Sunday, 26 February 2012

Wiley speaks dancehall influences on him & grime [interview by Marvin Sparks]

This came about so mad. Like, a week after the debate on whether grime is a sub-genre of hip hop or a reflection of London influences including Jamaica, the opportunity to speak with grime's Godfather arose. More than just talking to a legend, it was an opportunity to speak in great detail about his love for dancehall and reggae - something I don't recall him ever doing before. I think he enjoyed the interview a lot. There's more to forward from the interview in different way so stay tuned. There are so many funny moments too. Big up Wiley and Large Up dot com. That is one of the best sites on the net for dancehall and reggae stuff, based in America. They are a channel on big American website Okayplayer. Check them out here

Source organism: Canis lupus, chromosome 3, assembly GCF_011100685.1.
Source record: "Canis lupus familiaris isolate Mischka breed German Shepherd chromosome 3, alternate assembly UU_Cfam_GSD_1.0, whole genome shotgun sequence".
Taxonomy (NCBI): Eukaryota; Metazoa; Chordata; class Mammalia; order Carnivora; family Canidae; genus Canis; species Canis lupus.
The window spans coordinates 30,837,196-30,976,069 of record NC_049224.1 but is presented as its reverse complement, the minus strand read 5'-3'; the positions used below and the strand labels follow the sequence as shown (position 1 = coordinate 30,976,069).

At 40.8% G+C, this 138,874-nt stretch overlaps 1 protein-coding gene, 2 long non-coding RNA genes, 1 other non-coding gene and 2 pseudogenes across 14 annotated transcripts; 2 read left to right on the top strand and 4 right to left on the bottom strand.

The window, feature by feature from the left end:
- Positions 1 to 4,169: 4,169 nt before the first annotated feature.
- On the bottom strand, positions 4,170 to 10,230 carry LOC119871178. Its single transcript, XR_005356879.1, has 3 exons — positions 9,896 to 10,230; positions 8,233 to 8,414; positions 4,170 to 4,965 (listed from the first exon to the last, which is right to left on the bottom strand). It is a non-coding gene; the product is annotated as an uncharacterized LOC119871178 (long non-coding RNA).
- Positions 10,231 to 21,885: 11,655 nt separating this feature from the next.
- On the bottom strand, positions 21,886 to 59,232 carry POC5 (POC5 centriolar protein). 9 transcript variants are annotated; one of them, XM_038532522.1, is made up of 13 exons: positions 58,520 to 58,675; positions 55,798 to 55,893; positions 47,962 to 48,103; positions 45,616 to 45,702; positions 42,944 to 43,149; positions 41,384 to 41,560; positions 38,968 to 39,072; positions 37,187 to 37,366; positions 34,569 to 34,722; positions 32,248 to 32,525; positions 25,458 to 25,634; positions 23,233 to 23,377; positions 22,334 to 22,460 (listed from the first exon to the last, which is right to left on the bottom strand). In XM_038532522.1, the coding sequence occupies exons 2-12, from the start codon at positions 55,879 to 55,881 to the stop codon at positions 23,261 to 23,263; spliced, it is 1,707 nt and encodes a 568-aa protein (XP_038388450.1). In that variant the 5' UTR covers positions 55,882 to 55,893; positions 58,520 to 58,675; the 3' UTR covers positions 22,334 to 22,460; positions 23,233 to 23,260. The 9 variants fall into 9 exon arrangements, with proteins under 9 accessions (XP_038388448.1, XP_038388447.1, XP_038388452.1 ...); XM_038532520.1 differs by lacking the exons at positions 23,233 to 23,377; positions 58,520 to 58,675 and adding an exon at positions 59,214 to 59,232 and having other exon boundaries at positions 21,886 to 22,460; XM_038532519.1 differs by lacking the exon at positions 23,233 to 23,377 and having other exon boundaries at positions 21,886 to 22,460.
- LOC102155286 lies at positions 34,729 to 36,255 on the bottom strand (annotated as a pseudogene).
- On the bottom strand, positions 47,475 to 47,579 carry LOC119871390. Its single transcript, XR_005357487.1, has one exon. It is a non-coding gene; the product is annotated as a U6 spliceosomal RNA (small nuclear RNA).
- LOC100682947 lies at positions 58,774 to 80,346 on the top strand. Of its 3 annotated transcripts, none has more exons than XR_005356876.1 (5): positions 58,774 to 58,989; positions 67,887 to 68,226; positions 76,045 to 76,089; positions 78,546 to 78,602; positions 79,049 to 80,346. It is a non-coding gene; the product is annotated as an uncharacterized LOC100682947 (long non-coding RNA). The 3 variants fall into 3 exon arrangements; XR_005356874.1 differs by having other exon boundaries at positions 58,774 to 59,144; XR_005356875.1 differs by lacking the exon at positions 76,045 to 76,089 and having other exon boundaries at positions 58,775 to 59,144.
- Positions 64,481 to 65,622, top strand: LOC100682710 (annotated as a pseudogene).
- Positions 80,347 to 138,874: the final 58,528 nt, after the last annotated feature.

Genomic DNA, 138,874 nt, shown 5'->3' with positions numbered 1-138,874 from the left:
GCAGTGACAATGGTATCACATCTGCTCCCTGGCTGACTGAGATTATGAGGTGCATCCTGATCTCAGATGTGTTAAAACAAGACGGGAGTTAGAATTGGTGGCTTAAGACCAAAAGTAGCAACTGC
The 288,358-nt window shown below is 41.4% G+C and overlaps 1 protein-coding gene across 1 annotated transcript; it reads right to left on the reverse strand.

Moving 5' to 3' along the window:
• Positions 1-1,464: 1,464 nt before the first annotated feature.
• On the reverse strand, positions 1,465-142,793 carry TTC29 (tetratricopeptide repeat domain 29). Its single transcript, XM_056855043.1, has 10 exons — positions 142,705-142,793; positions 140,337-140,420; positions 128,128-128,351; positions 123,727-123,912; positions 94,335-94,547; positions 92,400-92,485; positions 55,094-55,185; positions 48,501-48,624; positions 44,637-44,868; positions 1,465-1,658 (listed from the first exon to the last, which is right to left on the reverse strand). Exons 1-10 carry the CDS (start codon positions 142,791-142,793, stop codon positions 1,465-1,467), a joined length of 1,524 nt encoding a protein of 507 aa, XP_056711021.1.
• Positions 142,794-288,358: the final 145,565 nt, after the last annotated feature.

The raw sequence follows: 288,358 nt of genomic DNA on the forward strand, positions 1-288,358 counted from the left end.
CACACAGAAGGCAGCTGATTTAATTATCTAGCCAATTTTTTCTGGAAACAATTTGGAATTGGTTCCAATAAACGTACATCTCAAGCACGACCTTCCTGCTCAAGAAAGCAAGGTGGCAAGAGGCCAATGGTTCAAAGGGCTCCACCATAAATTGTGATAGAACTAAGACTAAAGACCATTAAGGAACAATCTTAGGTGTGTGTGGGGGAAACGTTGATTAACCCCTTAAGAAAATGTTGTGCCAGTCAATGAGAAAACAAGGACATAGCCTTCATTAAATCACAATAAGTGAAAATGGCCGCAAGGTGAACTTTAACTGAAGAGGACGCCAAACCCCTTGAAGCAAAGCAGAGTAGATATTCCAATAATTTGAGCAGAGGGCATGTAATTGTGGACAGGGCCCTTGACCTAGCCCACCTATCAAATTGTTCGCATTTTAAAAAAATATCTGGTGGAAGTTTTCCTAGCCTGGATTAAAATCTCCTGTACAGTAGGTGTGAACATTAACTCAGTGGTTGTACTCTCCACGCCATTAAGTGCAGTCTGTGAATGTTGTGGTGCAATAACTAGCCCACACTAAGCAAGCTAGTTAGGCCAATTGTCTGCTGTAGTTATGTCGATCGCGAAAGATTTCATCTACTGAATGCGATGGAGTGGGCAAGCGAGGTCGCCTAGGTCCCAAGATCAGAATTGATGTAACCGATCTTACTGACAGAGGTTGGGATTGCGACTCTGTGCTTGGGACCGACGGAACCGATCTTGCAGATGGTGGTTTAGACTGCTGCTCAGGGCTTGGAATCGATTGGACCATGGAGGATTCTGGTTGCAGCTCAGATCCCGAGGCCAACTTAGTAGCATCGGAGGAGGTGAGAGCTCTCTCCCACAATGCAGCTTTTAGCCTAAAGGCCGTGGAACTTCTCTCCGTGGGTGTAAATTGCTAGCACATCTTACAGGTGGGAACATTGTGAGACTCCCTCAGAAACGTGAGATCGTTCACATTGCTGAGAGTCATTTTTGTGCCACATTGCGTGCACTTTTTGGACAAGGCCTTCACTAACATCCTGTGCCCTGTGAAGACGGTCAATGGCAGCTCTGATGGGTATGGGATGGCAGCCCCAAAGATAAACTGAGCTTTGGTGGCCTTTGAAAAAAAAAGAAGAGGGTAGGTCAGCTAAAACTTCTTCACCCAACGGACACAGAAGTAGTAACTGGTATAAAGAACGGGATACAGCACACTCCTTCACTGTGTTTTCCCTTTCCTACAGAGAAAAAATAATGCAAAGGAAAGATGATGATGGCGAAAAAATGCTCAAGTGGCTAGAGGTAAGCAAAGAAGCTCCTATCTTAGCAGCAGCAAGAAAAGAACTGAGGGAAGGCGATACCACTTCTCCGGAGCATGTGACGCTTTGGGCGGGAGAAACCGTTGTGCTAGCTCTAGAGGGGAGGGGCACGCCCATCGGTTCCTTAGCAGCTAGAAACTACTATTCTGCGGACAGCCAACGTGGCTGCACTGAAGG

Wiley is often called the Godfather of the UK’s vibrant grime scene. Having burst on the scene as a member of garage crew Pay As U Go Cartel, the prolific MC has been considered among the best UK wordsmiths for over ten years. He’s been involved in countless pivotal moments in underground music history, discovered and nurtured more artists than your average A&R, sparked the recent wave of grime MC’s scoring hits with electro-pop fused singles, and is generally an all-around legend. That said, Evolve or Be Extinct is an apt title for his eighth full-length release. The Bow E3, London-raised MC explores various styles, fusing grime, electro, hip hop, dancehall and just general Wiley productions you can’t call anything (is the Wiley-coined term “Eski” still available?).